Skilton's Skink  
  A big adult skink found under a rock in winter in Contra Costa County.  
Coronado Skink Habitat Coronado Skink Habitat Coronado Skink Habitat
Habitat, coastal sage scrub hilltop,
San Diego County
Habitat, coastal valley, San Diego County Habitat, coastal valley, San Diego County
San Diego Ring-necked Snake Habitat San Diego Mountain Kingsnake Habitat Red Diamond Rattlesnake Habitat
San Diego County coastal sage habitat Habitat, 5,500 ft. San Diego County Habitat, hill next to suburbs,
San Diego County
2.12 - 3.4 inches long from snout to vent (5.4 - 8.6 cm) (Stebbins 2003)
Approximately 7.5 inches in total length.

A small skink with a slim body, small head, thick neck, small legs, and a smooth, shiny body with cycloid scales.

During the breeding season, adults develop reddish orange coloring on the side of head, chin, on the tail, and sometimes the sides.
Color and Pattern
Striped with 3 dark brown and light cream stripes:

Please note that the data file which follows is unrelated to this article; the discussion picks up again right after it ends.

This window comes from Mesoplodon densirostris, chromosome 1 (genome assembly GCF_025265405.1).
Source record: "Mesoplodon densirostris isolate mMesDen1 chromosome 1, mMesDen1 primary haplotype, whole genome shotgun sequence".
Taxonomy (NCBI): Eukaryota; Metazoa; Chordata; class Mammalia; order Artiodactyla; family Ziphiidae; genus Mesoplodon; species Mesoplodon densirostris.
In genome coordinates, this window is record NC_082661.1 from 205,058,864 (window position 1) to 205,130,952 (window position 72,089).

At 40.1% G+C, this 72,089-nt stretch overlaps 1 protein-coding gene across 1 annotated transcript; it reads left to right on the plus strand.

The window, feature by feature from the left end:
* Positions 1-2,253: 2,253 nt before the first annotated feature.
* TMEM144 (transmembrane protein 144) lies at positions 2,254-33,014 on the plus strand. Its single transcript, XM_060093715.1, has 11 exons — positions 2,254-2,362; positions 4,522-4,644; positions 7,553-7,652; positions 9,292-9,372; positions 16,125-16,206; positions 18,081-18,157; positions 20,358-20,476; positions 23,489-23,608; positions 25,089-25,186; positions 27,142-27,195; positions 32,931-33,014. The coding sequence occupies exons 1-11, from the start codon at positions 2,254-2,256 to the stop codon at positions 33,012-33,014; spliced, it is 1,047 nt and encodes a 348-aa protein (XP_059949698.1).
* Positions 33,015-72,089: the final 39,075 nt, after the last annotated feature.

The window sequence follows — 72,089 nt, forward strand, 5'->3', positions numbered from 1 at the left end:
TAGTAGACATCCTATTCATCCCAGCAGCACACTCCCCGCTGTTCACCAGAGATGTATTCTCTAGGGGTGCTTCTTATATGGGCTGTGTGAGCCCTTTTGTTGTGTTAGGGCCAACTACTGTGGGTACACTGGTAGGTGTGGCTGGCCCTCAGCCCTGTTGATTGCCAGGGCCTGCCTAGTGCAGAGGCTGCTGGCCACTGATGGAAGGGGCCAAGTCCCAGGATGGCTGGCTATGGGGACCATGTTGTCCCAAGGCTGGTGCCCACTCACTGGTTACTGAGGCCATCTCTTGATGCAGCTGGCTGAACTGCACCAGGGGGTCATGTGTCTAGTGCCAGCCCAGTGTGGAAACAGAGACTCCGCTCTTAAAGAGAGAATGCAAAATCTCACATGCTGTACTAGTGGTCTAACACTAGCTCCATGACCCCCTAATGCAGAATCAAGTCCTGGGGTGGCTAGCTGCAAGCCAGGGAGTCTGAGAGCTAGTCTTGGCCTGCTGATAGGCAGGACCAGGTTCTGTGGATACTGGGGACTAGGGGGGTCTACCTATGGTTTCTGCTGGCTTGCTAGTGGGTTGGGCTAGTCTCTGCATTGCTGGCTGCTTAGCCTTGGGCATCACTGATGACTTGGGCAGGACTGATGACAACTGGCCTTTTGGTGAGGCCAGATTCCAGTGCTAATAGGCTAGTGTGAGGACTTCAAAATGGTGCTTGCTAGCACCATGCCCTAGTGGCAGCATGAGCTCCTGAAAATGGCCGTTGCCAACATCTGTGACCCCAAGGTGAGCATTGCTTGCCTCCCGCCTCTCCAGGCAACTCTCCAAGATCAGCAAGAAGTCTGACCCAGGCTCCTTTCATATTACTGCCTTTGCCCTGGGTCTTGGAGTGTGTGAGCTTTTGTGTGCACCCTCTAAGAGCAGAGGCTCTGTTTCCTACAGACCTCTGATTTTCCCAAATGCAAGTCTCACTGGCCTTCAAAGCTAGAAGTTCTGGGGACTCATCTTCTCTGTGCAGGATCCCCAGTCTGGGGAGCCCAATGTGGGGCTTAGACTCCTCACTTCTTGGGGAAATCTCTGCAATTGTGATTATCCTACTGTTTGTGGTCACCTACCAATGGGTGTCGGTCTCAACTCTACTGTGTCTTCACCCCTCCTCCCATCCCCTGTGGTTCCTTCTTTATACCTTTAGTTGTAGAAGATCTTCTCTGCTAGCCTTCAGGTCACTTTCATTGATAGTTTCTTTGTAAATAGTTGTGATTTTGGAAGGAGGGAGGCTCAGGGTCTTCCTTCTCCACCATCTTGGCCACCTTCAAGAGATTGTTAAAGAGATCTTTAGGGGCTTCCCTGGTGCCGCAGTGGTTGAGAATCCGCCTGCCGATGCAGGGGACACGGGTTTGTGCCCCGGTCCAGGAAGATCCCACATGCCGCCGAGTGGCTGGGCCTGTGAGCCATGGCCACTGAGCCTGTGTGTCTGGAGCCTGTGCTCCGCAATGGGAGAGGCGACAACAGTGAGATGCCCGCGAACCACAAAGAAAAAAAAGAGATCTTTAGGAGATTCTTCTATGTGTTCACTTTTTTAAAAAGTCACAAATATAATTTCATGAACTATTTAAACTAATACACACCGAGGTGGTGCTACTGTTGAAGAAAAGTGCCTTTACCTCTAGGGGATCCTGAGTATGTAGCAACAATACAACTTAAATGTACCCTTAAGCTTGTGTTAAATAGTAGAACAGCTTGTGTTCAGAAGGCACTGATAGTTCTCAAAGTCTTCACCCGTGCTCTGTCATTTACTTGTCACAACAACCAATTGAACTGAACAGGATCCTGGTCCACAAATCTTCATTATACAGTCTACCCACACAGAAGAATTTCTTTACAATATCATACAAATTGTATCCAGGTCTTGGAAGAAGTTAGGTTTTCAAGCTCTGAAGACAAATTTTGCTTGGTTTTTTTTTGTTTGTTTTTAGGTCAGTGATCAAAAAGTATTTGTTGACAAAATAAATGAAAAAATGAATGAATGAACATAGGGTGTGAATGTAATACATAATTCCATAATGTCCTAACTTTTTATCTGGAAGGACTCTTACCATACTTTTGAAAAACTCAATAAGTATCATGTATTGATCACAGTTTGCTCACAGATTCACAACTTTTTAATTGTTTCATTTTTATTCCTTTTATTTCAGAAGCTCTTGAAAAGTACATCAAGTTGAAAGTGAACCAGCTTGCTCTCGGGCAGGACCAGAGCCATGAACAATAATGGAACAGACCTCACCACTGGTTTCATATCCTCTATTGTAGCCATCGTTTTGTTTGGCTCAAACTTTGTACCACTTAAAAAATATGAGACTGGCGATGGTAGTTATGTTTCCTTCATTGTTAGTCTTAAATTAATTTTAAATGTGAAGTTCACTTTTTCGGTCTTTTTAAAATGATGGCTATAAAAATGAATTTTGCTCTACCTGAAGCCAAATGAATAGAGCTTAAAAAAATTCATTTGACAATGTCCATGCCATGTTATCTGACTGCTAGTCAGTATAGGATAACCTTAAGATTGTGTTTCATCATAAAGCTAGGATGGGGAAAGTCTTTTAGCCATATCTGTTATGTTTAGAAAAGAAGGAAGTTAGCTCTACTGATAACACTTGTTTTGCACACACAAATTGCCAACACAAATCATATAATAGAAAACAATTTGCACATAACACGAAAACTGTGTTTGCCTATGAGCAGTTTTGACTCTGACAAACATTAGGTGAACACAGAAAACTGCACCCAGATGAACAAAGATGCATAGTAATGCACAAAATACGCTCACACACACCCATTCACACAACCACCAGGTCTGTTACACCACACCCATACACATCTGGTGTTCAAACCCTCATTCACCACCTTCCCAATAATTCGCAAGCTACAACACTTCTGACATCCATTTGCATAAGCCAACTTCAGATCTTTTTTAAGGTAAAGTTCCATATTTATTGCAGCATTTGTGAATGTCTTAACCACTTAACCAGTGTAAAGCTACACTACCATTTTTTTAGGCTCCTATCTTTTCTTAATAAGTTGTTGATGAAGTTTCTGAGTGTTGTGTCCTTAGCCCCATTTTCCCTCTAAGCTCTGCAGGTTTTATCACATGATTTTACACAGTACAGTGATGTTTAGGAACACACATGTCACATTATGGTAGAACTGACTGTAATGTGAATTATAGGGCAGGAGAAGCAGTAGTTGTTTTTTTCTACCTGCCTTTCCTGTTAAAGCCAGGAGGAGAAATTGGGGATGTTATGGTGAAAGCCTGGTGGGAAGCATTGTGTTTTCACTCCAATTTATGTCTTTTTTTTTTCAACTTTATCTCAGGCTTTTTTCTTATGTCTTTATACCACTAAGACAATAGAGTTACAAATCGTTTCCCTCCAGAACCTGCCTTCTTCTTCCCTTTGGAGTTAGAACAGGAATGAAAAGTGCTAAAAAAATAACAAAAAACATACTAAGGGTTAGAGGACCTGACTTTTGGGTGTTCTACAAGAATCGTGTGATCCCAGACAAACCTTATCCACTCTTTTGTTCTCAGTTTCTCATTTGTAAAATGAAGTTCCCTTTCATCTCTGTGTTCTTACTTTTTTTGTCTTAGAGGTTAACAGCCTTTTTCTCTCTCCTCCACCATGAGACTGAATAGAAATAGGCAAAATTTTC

A wide dark brown stripe, edged with black, extends from the nose to the tail down the middle of the back,
bordered by two pale stripes which extend from the nose over the eye to the tail.
Two more very dark stripes extend down each side through the eyes, to the tail, where they extend well out onto the tail.
Two more pale stripes extend below these dark side stripes.
The underside is pale or gray.
The tail is gray or dull blue on older adults. Younger adults often retain some of the bright blue coloring.
Tail is bright blue on juveniles.
The stripes on juveniles are more highly contrasted than on adults, whose juvenile colors fade as they age.

Characteristics of Subspecies of Plestiodon skiltonianus   (from Tanner 19571 )
P. s. interparietalis - Coronado Skink

"Interparietal enclosed by the parietals in 80 per cent of the population.
Stripes of the body pattern extended onto anterior half or more of tail."